And a lot of this stuff in a normal political environment would be noncontroversial. We've got $2 trillion worth of deferred maintenance -- and I suspect the Mayor is rapidly figuring out that there are going to be a lot more potholes this year because of the winter. We could rebuild our roads, our bridges. The next generation of air traffic control could reduce travel times drastically for flyers all across the country and reduce fuel and carbon emissions by about 30 percent, and create a whole bunch of jobs for engineers, computer programmers and construction workers. Why aren’t we doing it? Interest rates are still low. People want to work. Contractors -- I can't speak about the contractors who worked on this house because that's always challenging, but -- (laughter) -- but contractors, they’re coming in on time and under budget. They’re dying for work. Why aren’t we rebuilding America right now?
We know that the country that has the highest-skilled workers are going to be able to attract more business. The average age of a tradesman in Wisconsin is 59 years old. Manufacturers, because of lower energy prices, are interested in coming here. What is holding them back is they’re not sure that they can find enough skilled workers. Why aren’t we training them? We know that makes sense.
In early childhood education, you invest a dollar, you get 7 bucks back; reduce crime rates; reduce teen pregnancy; reduce dropout rates. We know it works. Why aren’t we doing it? We're not taking these basic steps. Immigration reform -- everybody says the system is broken. Republicans -- John Boehner acknowledges we need to change it. Why is it that we're not going ahead and doing it? The bill already passed out of the Senate on a bipartisan vote. What’s holding us back?
What’s holding us back is politics. What’s holding us back is an atmosphere in Washington that puts a premium on saying no; puts a premium on an eye towards the next election instead of delivering on behalf of the American people.
Now, I said in my State of the Union I am prepared to work with anybody, and I've shown myself willing to work with anybody in order to advance America’s agenda. And I've also said I can't wait, so if Congress isn't going to act, I'll do what I can to act. I will work with cities that are interested in doing early childhood education. I will work with the private sector to see if we can come up with creative ways to finance some of our infrastructure needs. We'll go out there and do a whole bunch of stuff administratively to try to make government work better, more efficiently, deliver better services and advance a broad-based growth agenda. But, man, it would be a lot easier if I had a Congress that was serious about America’s future.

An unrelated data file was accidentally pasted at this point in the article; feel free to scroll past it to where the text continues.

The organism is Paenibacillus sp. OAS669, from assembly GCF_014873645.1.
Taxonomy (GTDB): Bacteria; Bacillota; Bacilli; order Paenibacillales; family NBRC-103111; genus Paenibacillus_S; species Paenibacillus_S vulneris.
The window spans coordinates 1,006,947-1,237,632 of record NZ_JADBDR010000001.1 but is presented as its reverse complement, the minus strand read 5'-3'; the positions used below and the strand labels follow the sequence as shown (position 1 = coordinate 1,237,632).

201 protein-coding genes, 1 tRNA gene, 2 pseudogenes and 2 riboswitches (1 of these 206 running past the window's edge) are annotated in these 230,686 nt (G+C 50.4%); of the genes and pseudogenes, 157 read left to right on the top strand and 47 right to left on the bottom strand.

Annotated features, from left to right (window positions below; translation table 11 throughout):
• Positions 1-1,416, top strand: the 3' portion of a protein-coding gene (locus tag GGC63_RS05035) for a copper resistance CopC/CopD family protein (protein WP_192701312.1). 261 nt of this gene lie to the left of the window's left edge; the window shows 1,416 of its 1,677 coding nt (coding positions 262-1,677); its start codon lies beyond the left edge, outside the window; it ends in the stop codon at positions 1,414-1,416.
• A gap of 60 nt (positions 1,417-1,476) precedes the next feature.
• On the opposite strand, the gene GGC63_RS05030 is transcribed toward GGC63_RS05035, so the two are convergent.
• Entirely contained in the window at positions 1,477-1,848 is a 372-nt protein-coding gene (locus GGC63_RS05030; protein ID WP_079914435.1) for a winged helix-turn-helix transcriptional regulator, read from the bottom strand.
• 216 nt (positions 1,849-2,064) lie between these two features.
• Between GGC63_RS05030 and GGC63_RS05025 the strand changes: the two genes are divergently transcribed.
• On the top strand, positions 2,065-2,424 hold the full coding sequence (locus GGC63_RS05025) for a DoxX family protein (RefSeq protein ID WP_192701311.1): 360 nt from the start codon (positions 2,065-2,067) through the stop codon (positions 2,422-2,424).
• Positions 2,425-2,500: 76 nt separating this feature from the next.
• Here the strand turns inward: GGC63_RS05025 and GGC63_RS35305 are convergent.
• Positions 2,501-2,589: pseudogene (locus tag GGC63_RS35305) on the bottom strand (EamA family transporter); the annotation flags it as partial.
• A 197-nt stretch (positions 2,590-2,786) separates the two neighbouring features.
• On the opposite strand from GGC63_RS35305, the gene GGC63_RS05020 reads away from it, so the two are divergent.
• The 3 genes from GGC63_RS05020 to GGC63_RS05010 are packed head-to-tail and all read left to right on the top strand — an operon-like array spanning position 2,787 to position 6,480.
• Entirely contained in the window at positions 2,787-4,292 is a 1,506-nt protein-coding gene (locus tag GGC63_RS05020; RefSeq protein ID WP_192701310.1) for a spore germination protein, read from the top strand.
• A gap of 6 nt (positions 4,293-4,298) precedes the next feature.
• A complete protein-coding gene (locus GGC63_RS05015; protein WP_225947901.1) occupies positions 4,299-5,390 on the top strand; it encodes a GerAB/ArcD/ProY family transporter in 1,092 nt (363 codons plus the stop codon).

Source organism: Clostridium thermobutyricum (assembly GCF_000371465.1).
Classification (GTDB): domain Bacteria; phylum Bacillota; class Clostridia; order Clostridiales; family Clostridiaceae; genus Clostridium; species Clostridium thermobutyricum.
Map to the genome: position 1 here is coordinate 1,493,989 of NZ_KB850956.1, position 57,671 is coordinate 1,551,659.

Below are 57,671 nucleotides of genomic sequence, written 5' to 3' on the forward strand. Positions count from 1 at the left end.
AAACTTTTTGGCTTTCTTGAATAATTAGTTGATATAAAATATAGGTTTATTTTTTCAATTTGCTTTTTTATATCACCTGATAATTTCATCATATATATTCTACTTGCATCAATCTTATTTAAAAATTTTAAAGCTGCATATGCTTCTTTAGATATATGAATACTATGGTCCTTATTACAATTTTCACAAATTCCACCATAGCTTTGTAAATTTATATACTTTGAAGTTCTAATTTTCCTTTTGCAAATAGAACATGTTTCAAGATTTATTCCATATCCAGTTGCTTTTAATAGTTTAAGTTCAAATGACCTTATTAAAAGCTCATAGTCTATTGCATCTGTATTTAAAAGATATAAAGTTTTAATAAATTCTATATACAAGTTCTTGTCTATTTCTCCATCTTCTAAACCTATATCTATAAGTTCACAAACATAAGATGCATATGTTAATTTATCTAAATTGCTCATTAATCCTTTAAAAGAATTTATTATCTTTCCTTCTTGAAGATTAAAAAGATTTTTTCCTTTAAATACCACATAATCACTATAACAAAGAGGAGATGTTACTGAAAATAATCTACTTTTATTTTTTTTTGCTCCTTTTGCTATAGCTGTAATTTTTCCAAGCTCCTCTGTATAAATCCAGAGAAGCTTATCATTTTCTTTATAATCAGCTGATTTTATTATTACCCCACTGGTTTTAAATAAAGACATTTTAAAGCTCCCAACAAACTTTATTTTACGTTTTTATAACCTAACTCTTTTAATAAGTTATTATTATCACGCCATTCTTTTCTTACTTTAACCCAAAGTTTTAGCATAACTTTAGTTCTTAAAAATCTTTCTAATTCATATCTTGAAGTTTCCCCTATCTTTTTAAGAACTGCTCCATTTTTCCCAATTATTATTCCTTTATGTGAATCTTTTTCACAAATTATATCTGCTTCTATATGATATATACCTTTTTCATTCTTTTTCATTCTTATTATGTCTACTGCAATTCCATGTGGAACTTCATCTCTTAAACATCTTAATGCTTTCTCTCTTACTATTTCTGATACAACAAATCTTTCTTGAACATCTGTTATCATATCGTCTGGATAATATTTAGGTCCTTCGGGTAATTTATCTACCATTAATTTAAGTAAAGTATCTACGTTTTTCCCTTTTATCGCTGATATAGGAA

There are some things I can't do by myself. Congress has the power of the purse. We cannot deal with infrastructure on the levels we need to without Congress. I can do some things on immigration, but I cannot make sure that we have an immigration system that potentially could grow our economy by an extra trillion dollars without Congress’s help.
And so that's why all of you are here today. My argument is very simple: Tony is right -- we have all the cards we need for America to compete. And when you travel outside this country, what’s always remarkable to me is the degree to which people view us still with envy with respect to our economy. They marvel at our resiliency. They marvel at our dynamism. They marvel at low natural gas prices -- they really marvel at that. They marvel at the degree to which we can attract talent from around the world. They marvel at our university system, which is unmatched. But to realize all our potential that's sitting there right now we've got to have a Washington that functions better.
And the fact of the matter is that Democrats are not without our flaws. We have our blind spots and we have our dogmas and we've got our crazy folks. (Laughter.) But as a whole, this is a party that is serious about making sure that America is growing and offering opportunity to everybody. And the story many of you here in this room have lived, the success that you’ve lived out, what we're about is making sure a whole bunch of kids behind us can live out that same success. And if I have just a smidgeon of a cooperative Congress, think what we can do these next two and a half years.
So I need your help. Michael Bennet needs your help. And I hope you will all step up because, although I'm very optimistic about our long-term trends, the notion that we would waste two years in further inaction rather than move boldly on a path that I think all of us in this room agree on -- we don't have time to waste. I don't have time to waste. The clock is ticking. There’s less than two years left -- less than three years left. I want to squeeze every last little bit of work that I can during the remainder of my term so that, looking back, I'm going to be able to say that we left everything on the field and every single person I could help in this office -- which is such an incredible privilege -- I helped.
Thank you. (Applause.)
7:34 P.M. EDT